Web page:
Thursday, February 7, 2013


On Sunday, Rubi had her first day of therapy dog class. Now, I don’t expect Rubi to ever pass a therapy dog test. I mean, it’d be nice, but that’s a lot of time an energy and testing and did I mention how much I hate taking tests? So not only would it be a lot of work, but I’m also just not that motivated to do it. I’m not ruling out the idea of Rubi ever passing a therapy dog test, but I’m also not about to put it on the bucket list.

I had several reasons for enrolling Rubi in this class, though. First, most of the other dogs in the class are therapy dog candidates, so they already have basic manners (ie, aren't likely to bark and lunge at us), and their handlers know what they’re doing as well (ie, they aren't likely to let their dog bark and lunge at us). Second, there will be many opportunities for Rubi to practice her impulse control. Rubi is about as friendly as the flu bug and almost as unpleasant what with her desire to jump on/become one with all strangers. Last, I’m hoping for a few new chances for socialization. Rubi doesn't have much, if any, experience with objects like walkers and wheelchairs. I’m looking forward to the chance the teach her a little self control when it comes to new things.

Our first day went about the way I’d expect from a dog who’s done lots of nothing all winter and then had to sit in the car for two hours before class. That is to say, she was just this side of obnoxious. Her impulse control was pretty much nil when it came to impulse control games with people and food, and she whined pretty much incessantly for the first twenty minutes of class. Whining and sighing dramatically for attention is not a new behavior, but it has gotten dramatically worse in the past three months, particularly in situations where there’s food. Or where there might be food. Or where there might be something that isn't food but might be edible.. At home, I've been able to manage it pretty well by ignoring her and making the food go away when she starts. But if I ignore Rubi in class, then she starts to ignore me in class.

Which is fair, I suppose, but you can see how that could be trouble in a room full of dogs.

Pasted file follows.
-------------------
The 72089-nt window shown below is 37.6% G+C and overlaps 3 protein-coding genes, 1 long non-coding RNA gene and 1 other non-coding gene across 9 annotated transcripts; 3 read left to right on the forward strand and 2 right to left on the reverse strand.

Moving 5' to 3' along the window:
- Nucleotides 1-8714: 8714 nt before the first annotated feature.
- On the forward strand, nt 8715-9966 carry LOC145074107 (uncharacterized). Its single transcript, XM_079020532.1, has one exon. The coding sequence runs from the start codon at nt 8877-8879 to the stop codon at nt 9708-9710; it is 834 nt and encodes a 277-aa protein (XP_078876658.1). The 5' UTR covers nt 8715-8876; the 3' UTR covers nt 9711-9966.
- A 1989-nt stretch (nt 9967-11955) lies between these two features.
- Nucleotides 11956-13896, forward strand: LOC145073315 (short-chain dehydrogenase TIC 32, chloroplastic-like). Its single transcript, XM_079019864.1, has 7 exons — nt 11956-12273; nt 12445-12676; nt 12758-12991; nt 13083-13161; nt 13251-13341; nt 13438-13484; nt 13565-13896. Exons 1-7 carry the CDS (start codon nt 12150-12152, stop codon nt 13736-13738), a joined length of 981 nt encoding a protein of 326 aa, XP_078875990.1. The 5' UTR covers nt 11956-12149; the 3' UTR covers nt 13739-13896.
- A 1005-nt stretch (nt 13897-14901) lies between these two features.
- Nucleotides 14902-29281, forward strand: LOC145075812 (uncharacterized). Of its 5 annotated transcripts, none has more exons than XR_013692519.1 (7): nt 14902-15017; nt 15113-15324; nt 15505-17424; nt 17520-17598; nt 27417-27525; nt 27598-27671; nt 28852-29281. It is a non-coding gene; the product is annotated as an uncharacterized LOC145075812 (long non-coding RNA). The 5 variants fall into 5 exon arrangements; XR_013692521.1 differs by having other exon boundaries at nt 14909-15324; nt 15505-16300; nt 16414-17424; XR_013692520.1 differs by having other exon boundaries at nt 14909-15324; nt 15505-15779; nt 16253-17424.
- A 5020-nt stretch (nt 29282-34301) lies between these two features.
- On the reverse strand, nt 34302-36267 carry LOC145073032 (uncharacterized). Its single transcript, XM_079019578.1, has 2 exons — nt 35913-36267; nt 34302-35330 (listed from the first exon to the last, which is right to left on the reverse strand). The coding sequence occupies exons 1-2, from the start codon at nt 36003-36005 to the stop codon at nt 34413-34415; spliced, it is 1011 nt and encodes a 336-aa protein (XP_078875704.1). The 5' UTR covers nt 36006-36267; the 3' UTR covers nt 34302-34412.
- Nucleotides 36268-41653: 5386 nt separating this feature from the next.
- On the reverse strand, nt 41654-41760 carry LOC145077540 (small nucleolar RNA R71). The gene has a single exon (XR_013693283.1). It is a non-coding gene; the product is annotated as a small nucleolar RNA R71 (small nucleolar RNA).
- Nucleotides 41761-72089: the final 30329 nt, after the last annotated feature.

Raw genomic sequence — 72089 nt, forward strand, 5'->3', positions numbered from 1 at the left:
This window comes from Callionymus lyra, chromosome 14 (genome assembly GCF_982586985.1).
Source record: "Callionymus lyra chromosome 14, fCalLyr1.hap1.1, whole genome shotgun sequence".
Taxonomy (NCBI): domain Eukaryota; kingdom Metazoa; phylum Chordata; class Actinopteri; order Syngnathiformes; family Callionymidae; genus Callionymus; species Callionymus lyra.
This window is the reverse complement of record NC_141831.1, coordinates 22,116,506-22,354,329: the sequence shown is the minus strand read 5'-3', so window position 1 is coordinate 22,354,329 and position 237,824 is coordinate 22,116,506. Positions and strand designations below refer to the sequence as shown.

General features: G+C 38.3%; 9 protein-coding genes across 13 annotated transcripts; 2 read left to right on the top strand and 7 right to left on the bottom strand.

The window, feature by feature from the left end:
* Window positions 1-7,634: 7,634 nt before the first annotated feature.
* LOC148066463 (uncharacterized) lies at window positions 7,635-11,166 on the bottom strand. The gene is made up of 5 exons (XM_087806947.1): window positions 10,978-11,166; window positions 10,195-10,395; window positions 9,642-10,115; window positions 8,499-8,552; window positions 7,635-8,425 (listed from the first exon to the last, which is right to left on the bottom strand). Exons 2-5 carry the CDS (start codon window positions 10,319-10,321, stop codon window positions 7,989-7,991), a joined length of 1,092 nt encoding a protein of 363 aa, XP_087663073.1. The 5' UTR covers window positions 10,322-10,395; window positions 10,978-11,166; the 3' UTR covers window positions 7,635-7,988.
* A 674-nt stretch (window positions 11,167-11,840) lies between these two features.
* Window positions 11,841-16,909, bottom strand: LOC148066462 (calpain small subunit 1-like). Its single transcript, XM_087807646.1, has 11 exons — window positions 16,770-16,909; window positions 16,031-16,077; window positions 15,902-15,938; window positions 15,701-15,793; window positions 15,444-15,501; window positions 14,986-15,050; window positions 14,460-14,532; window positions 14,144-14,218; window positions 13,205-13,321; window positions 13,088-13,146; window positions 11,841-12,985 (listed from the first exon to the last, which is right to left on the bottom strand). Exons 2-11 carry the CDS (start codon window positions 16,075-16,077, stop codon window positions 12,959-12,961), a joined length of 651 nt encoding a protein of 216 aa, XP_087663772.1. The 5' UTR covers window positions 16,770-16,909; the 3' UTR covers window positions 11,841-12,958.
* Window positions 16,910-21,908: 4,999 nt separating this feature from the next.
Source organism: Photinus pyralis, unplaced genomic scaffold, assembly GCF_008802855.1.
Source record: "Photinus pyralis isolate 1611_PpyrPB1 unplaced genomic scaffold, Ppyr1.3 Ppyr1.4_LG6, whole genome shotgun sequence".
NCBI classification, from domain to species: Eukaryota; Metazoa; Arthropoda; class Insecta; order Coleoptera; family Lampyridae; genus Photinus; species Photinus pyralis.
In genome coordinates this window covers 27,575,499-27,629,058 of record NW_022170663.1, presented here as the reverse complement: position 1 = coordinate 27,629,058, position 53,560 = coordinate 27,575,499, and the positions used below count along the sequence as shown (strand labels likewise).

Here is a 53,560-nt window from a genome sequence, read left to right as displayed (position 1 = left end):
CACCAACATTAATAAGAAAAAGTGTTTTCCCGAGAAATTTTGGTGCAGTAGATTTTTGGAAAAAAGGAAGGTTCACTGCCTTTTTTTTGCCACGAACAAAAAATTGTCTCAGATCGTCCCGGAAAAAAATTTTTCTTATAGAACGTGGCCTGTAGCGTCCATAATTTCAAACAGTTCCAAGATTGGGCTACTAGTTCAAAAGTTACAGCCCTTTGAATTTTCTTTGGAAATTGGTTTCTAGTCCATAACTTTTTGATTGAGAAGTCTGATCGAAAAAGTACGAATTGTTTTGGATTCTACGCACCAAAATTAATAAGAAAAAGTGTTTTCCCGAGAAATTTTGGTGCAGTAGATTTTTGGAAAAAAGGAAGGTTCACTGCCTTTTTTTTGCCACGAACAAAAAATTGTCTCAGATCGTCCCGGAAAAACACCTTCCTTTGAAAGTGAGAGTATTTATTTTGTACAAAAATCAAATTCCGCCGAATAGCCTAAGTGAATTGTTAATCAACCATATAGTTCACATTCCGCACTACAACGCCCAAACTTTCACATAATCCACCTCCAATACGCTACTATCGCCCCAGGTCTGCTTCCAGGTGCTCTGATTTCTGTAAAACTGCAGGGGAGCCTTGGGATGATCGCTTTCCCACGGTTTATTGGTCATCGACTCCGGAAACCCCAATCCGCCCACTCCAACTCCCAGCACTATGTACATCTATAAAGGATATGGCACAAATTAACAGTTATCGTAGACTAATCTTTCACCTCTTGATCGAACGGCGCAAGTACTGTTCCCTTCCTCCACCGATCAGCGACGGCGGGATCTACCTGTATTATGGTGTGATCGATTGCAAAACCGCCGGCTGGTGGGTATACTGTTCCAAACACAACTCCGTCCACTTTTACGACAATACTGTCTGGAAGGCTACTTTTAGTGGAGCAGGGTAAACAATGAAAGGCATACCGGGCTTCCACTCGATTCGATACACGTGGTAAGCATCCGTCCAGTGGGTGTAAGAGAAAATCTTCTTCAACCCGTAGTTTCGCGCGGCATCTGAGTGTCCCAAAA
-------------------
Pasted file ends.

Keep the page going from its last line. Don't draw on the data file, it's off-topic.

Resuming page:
I haven’t yet decided how to handle this in class. I’ve noticed a direct correlation between Rubi’s volume and how much exercise she’s had, but it’s going to be hard to ensure she receives an appropriate amount of exercise when she has the hour be fore class to nap in the car while Jai is in class. When she gets really obnoxious, I may try using time outs in a quiet area away from all the fun (that means the car), but I’m always hesitant to use time outs. For my other dogs, taking the fun away is a pretty severe punishment. For Rubi, I’m not certain she cares that much about me/what we’re doing in order for time outs to be effective. Still, it’s on the table, and I’m having a hard time thinking of other options.

On a happier note, Rubi was pretty dang fantastic with the other dogs in class. She was really appropriate working in close quarters with the other dogs and was able to tolerate them coming quite close to her, much closer than the length of a six foot leash. She even behaved herself for an (accidental) on-leash face-to-face greeting with another dog, something that even recently has been guaranteed to start a fight. And by “recently,” I mean last month. Personally, I think Rubi is just smitten with the black and tans. 

Rubi giving me the doggie finger for not  letting her go hang out with the  Rottweilers.

Two the end of our last session of RPE, I brought Rubi to class to watch the level one dogs. Afterward, a bunch of the regulars and their dogs were hanging out in the middle of the ring talking, and Rubi and joined them. After a few minutes of conversation, I turned to the lady next to me, who has known Rubi for even longer than I have, and said, “Look! No screaming.”
My friend gave me a slightly blank look and said, “I didn't even notice.”

She didn't fail to notice Rubi because B was being so quite either – it was just it had been so long since Rubi has had a meltdown that my friend hadn't realized that not screaming at other dogs was unusual. To me, Rubi's reactivity will always be a integral aspect of our relationship. It's a large part of why I decided to keep her, and it's part of her that will always need to be managed both outside and inside the house. It's nice to think, though, that others don't see our relationship as defined by reactivity. It means that I'm doing my job - the job of making my dog look good - the right way.

Some days it's easier to make her look good than others.

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